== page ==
Everyday life can be loud – especially for young mothers raising kids in urban Kansas City. But on a recent Tuesday afternoon, a side room in the Lucile H. Bluford Branch of the Kansas City Public Library was a haven of quiet industry as a handful of women studied for the next phase in their lives.
From sowing community gardens to starting grassroots organizations, Wick Thomas has fought for more causes than you can shake a picket sign at. When he's not planning a rally or hitting the political-science textbooks for school at UMKC, Thomas is championing libraries as beacons of free speech.
Lithe, bedecked with body piercings and sporting a different hair color every week, Thomas cuts a dashing, unconventional figure among the stacks in Central Youth Services, where he works as a Library associate.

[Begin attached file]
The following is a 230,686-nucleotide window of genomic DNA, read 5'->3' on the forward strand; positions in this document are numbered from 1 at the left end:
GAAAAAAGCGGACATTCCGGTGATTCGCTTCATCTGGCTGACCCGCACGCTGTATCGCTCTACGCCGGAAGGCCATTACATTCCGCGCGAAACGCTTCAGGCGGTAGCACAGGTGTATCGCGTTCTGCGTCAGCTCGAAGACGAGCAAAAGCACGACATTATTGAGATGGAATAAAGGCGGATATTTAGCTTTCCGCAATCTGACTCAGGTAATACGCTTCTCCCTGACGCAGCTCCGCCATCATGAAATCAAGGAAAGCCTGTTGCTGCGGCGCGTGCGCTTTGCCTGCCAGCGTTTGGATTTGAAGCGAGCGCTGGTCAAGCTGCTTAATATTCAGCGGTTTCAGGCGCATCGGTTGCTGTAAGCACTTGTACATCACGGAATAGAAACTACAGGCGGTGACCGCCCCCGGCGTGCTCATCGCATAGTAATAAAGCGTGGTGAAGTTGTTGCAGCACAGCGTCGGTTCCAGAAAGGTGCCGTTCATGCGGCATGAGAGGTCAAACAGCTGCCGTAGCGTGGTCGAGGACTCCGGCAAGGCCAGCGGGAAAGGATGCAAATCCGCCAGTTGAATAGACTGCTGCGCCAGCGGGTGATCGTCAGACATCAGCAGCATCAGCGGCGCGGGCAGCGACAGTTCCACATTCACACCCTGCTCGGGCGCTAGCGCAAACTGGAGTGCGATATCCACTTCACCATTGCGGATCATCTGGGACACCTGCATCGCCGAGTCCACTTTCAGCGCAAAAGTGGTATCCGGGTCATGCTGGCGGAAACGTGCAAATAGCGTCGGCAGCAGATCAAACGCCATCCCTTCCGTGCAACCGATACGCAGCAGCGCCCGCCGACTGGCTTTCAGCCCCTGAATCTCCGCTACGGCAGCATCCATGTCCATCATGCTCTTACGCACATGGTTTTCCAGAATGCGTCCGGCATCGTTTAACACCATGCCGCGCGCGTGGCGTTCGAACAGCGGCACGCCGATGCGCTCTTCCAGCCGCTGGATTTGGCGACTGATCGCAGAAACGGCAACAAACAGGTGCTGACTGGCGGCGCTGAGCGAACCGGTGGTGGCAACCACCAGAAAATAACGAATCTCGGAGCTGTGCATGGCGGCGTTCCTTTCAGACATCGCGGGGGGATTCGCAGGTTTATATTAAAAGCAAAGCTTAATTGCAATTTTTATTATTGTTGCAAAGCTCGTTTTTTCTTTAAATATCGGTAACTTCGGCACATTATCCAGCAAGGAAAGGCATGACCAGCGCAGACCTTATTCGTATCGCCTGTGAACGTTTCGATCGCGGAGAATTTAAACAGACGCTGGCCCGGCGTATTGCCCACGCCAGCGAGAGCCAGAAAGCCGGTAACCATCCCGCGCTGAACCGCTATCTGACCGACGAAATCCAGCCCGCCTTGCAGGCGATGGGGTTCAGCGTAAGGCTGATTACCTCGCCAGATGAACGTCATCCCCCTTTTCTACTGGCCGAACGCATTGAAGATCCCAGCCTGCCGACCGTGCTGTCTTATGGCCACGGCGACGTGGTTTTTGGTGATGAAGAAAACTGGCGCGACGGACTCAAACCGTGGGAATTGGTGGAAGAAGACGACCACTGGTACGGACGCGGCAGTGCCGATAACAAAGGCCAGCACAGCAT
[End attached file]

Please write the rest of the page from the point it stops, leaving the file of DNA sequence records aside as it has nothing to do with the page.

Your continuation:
On a hot Saturday last month, 50 people gathered at the Westport Branch to learn about another August day 147 years ago, when soldiers ordered 20,000 Missouri civilians from their homes. It was a period in local history as regrettable as it is compelling. In the Union Army's reprisal for guerrilla raids against places like Lawrence, Kansas, lives were lost and houses burned.
It’s the first week of the 2010 school year in Kansas City, Missouri, a time of energy and excitement. And for many parents, it’s a time for cutting back – those no. 2 pencils and spiral notebooks add up. Thanks to the KC Public Library’s Ruiz Branch, nearly 200 Westside families got a break from the school-supply squeeze.